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Medline ® Abstract for Reference 76

of 'Acinetobacter infection: Epidemiology, microbiology, pathogenesis, clinical features, and diagnosis'

76
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Severe community-acquired Acinetobacter baumannii pneumonia: an emerging highly lethal infectious disease in the Asia-Pacific.
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Ong CW, Lye DC, Khoo KL, Chua GS, Yeoh SF, Leo YS, Tambyah PA, Chua AC
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Respirology. 2009;14(8):1200.
 
BACKGROUND AND OBJECTIVE: Patients with community-acquired Acinetobacter baumannii (AB) pneumonia have been reported from subtropical countries. We investigated the epidemiology, clinical and microbiological characteristics of community-acquired pneumonia (CAP) due to AB in Singapore.
METHOD: A retrospective case series was performed over a 21-month period at two institutions.
RESULTS: From 1 January 2007 to 30 September 2008, eight patients were diagnosed with CAP due to AB. Seven had bacteraemia and five were sputum culture-positive. The median age at presentation was 58.5 years (range 45-76 years). Five patients (71.4%) acquired the pneumonia in the warmer months of June to September. Presentation was acute, with a median duration of 2.5 days (range 1-7 days). The median Acute Physiology and Chronic Health Evaluation II score was 28.5 (range 6-36). Six patients presented with septic shock, lactic acidosis, acute kidney injury and respiratory failure, necessitating ICU care; five of these patients eventually died. All patients received empirical antibiotics, including third-generation cephalosporins, which were inactive against the organism. All isolates were susceptible to ampicillin/sulbactam, ciprofloxacin, co-trimoxazole, aminoglycosides and imipenem.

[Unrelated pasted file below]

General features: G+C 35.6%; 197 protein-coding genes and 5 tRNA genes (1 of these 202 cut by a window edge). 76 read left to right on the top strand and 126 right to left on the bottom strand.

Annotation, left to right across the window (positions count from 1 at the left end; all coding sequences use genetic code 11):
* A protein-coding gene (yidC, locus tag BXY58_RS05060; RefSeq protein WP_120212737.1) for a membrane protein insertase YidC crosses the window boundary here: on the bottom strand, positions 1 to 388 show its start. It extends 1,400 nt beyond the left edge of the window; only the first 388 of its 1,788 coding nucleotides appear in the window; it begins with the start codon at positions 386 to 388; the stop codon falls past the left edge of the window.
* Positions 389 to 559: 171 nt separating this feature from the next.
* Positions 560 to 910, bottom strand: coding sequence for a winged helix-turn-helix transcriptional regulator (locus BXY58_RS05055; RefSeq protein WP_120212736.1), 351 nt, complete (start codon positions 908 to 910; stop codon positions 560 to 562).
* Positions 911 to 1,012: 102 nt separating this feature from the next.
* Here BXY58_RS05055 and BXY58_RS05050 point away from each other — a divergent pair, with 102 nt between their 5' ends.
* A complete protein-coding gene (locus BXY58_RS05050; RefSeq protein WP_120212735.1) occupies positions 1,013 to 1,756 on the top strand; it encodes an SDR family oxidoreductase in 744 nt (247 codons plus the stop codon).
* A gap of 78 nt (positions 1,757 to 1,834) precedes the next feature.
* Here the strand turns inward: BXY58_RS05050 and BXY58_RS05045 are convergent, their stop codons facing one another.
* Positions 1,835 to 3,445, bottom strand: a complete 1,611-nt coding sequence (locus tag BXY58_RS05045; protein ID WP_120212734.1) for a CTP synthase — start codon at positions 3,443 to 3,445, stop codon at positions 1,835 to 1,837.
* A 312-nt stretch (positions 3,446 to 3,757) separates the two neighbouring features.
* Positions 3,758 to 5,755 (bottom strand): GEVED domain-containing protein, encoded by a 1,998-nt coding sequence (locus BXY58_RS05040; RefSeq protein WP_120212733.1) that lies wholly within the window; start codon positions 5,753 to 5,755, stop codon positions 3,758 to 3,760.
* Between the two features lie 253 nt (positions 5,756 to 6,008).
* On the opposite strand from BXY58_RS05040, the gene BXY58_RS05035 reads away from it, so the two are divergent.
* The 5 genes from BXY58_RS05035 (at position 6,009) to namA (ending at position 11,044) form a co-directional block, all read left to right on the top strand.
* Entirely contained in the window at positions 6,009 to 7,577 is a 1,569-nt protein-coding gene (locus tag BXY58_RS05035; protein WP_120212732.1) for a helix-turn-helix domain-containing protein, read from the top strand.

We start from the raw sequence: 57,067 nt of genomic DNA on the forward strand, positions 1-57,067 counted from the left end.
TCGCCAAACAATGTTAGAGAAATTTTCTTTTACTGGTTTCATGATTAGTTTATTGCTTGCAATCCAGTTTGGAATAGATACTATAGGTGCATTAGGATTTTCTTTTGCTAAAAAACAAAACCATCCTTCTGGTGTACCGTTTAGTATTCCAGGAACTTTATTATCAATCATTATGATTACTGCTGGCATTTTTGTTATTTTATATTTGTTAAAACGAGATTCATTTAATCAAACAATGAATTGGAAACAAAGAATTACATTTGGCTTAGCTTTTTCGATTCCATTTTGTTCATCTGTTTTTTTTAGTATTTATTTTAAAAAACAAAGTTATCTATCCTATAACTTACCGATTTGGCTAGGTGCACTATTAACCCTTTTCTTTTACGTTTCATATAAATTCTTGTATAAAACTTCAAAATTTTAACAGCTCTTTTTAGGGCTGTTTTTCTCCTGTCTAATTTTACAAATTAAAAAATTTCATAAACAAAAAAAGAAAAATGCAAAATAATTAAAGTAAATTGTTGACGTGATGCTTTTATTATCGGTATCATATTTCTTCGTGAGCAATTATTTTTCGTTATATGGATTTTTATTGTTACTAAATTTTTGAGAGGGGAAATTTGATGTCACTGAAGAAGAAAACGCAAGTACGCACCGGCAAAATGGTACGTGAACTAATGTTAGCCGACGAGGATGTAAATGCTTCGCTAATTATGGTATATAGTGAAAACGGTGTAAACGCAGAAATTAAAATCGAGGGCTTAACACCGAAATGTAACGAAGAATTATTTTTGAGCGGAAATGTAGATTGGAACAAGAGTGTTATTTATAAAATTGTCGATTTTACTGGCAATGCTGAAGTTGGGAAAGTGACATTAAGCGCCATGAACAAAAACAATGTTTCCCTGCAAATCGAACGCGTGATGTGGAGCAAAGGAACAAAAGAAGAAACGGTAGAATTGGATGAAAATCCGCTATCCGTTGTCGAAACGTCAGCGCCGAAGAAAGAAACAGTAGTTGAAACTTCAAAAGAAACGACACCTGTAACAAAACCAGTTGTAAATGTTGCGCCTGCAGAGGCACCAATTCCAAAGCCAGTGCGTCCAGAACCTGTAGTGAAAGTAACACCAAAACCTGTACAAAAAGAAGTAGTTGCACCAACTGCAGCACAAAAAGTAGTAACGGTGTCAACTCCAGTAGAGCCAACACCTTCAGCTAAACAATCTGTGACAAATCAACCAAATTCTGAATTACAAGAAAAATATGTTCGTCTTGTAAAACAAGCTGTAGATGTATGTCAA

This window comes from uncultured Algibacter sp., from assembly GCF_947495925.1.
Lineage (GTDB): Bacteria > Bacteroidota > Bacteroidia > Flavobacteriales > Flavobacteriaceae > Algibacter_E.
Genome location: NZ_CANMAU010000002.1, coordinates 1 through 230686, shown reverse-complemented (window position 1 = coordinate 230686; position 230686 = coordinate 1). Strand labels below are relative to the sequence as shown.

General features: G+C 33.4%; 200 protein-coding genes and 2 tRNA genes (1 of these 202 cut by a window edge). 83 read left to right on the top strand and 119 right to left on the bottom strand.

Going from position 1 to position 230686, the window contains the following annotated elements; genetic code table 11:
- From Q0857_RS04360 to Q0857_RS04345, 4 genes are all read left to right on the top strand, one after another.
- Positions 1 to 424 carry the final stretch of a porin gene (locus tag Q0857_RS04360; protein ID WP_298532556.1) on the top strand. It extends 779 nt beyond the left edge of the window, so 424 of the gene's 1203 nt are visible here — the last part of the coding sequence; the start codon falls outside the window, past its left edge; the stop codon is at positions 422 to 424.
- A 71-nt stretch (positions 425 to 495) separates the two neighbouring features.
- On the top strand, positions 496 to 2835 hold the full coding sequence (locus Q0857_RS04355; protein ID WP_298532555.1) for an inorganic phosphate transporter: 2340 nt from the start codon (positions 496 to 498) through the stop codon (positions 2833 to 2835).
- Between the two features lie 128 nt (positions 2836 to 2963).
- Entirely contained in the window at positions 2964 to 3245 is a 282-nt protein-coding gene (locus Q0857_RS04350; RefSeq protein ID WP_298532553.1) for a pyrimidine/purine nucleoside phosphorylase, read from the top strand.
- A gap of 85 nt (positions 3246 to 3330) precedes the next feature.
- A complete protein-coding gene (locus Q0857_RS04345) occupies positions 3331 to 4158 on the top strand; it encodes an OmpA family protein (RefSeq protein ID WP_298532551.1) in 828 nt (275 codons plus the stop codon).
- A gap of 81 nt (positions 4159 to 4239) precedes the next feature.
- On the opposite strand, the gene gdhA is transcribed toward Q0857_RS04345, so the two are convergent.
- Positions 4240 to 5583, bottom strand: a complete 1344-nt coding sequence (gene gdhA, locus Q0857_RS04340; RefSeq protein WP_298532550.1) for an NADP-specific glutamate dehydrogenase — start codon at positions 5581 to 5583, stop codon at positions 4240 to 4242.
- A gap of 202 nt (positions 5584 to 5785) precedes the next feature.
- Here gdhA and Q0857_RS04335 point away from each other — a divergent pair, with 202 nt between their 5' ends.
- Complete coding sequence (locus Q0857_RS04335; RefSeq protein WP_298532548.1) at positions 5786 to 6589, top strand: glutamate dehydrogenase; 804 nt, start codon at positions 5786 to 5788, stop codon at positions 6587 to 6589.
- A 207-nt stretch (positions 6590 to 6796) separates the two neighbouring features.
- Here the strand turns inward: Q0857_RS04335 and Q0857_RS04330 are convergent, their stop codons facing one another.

CONCLUSIONS: Community-acquired AB pneumonia have a fulminant course. In a region endemic for melioidosis and severe community-acquired Klebsiella pneumoniae, the challenge lies in rapid identification and initiation of appropriate empirical antibiotics to improve the survival of patients with AB CAP.
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Division of Infectious Disease, Department of Medicine, National University Health System, Singapore 119074. c.ong09@imperial.ac.uk
PMID